Equine study finds metabolic & sugar molecular markers of osteoarthritis
Heidi Reesink, Ph.D. ’16, Harry M. Zweig Assistant Professor in Equine Health, published a study in the Equine Veterinary Journal on Feb 21. The study found there are tell-tale molecular markers in joint fluid from horses with osteoarthritis, which could help scientists and veterinarians differentiate between healthy horses and those with joint disease. The paper is the first to assess global changes in glycosylation (or the modification of proteins with sugars) in osteoarthritis in any species.
Reesink and her collaborators, including Dr. Lara Mahal, the Canada Excellence Research Chair in Glycomics, and her Ph.D. student, Rui Qin, from the University of Alberta and Drs. Sheng Zhang and Maria Elena Diaz-Rubio from the Proteomics and Metabolomics Facility at Cornell, analyzed equine patients with naturally occurring joint injuries, examining how joint fluid metabolites and protein sugar modifications were altered. “Our findings suggest that sugars are modified in joint disease and could be contributing to progression and development of osteoarthritis,” says Reesink. “These findings motivate the search for new potential therapeutics that can target sugars and other metabolic pathways for treating joint disease in horses.”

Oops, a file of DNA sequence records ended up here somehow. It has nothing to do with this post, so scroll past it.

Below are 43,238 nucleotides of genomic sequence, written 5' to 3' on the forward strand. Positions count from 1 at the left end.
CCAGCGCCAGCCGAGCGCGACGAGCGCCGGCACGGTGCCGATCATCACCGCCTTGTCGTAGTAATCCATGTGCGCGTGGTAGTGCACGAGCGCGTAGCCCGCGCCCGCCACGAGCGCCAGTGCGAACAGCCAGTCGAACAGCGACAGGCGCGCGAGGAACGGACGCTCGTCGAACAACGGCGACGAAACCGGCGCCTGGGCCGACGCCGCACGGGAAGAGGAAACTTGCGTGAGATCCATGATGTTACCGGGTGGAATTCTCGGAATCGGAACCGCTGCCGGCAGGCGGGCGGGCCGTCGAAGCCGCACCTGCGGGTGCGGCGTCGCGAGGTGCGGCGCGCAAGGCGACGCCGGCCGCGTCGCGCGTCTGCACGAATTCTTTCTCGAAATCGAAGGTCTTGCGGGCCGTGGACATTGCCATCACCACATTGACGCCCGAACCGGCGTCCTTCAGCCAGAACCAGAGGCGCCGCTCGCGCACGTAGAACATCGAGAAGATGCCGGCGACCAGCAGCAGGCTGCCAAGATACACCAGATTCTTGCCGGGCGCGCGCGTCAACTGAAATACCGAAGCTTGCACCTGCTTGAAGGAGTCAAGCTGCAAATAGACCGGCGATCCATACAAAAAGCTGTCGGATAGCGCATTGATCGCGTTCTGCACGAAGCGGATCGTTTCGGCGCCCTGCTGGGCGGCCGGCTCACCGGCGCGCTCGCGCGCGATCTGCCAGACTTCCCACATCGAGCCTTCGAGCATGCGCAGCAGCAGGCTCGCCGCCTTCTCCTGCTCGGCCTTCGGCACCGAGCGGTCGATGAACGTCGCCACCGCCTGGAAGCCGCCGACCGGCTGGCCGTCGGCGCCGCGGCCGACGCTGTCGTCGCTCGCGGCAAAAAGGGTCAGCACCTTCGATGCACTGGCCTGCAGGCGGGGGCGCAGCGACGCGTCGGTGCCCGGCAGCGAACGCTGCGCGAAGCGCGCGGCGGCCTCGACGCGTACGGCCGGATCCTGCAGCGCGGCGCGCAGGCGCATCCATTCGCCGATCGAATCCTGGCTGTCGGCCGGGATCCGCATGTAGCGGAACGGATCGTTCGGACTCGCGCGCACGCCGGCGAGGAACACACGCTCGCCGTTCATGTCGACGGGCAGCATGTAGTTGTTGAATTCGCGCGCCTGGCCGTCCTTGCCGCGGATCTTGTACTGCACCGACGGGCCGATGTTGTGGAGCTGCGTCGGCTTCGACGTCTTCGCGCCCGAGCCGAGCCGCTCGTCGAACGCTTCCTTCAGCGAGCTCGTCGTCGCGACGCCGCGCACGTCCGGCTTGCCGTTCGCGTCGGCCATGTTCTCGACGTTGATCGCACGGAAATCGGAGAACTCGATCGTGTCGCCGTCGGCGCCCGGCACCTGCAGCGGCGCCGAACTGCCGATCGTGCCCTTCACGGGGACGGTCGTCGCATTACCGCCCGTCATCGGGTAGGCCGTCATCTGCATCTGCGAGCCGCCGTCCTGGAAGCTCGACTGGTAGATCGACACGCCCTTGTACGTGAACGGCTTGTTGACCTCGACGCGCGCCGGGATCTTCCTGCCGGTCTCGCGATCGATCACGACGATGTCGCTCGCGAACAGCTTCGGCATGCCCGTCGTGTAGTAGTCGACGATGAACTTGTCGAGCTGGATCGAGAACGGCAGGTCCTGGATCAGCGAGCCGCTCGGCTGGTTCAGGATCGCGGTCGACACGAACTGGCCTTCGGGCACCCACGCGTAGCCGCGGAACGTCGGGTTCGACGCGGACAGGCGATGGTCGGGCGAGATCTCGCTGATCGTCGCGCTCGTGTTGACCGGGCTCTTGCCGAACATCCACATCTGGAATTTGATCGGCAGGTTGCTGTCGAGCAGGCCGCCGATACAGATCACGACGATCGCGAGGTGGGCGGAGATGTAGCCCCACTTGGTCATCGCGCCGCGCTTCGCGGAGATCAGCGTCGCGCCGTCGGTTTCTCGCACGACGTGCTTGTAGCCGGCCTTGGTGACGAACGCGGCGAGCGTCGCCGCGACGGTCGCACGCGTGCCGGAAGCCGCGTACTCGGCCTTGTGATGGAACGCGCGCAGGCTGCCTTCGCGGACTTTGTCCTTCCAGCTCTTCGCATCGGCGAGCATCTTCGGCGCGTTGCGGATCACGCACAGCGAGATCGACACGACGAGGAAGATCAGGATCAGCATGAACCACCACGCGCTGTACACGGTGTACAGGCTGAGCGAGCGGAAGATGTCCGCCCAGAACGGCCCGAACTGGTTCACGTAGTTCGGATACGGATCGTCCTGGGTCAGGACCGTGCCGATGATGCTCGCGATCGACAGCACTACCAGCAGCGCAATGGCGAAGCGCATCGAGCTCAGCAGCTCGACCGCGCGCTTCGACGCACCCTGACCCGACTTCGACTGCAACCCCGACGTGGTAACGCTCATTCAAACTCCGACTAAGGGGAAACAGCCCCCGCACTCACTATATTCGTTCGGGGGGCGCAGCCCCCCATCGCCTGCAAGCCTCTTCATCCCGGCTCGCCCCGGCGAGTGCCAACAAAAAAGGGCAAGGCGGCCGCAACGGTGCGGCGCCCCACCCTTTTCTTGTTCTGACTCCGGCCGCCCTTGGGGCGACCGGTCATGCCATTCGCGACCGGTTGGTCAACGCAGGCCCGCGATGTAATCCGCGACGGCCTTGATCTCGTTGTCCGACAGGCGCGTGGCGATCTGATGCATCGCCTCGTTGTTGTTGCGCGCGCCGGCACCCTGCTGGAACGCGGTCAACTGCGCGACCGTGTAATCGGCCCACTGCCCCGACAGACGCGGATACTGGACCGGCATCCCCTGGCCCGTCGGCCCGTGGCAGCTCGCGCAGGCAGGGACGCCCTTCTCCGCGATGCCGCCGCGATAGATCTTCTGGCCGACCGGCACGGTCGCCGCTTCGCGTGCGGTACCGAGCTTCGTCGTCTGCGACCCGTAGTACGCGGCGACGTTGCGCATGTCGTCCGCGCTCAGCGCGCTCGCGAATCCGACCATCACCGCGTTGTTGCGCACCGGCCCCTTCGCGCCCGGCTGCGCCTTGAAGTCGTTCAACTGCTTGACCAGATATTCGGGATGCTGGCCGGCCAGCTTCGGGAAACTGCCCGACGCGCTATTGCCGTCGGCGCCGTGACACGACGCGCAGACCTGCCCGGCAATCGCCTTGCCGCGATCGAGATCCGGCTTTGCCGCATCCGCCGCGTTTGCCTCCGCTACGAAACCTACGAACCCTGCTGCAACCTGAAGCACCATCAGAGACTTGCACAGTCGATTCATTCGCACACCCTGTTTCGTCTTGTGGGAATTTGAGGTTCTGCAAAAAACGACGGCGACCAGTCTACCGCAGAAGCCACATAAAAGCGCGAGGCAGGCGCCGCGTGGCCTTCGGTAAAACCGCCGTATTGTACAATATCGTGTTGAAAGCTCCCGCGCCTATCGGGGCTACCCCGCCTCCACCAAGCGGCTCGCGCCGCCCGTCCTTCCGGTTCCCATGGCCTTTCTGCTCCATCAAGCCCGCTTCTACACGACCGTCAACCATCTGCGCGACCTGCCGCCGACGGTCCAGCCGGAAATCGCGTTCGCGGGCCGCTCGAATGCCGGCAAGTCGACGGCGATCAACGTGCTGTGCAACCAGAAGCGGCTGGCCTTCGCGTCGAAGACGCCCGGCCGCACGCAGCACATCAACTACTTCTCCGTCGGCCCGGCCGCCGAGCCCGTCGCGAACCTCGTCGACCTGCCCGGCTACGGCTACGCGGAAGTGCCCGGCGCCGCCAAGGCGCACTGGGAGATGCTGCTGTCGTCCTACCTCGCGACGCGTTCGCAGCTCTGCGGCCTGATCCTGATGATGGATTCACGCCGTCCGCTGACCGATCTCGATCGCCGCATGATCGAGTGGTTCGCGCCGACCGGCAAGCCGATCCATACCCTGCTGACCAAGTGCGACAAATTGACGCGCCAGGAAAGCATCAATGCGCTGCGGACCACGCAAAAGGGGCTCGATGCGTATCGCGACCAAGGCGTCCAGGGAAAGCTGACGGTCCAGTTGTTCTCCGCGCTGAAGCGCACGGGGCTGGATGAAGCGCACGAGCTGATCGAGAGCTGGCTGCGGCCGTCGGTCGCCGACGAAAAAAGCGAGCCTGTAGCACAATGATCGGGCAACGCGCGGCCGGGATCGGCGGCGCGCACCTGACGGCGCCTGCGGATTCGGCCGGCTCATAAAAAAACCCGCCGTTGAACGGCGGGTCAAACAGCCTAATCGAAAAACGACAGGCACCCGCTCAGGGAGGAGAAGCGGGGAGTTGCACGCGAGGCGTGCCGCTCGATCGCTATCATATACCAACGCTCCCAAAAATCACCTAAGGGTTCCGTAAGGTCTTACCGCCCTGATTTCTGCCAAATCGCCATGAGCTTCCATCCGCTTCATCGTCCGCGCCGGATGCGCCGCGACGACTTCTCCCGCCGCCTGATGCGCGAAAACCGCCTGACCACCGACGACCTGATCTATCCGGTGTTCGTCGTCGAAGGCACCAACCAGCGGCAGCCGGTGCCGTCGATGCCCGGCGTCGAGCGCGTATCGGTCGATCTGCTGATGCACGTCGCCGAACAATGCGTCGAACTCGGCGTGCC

Reesink and her colleagues plan to compare these changes between multiple domestic veterinary species and to determine if some of these molecular changes are common across veterinary and human patients.
-Written by Lauren Cahoon Roberts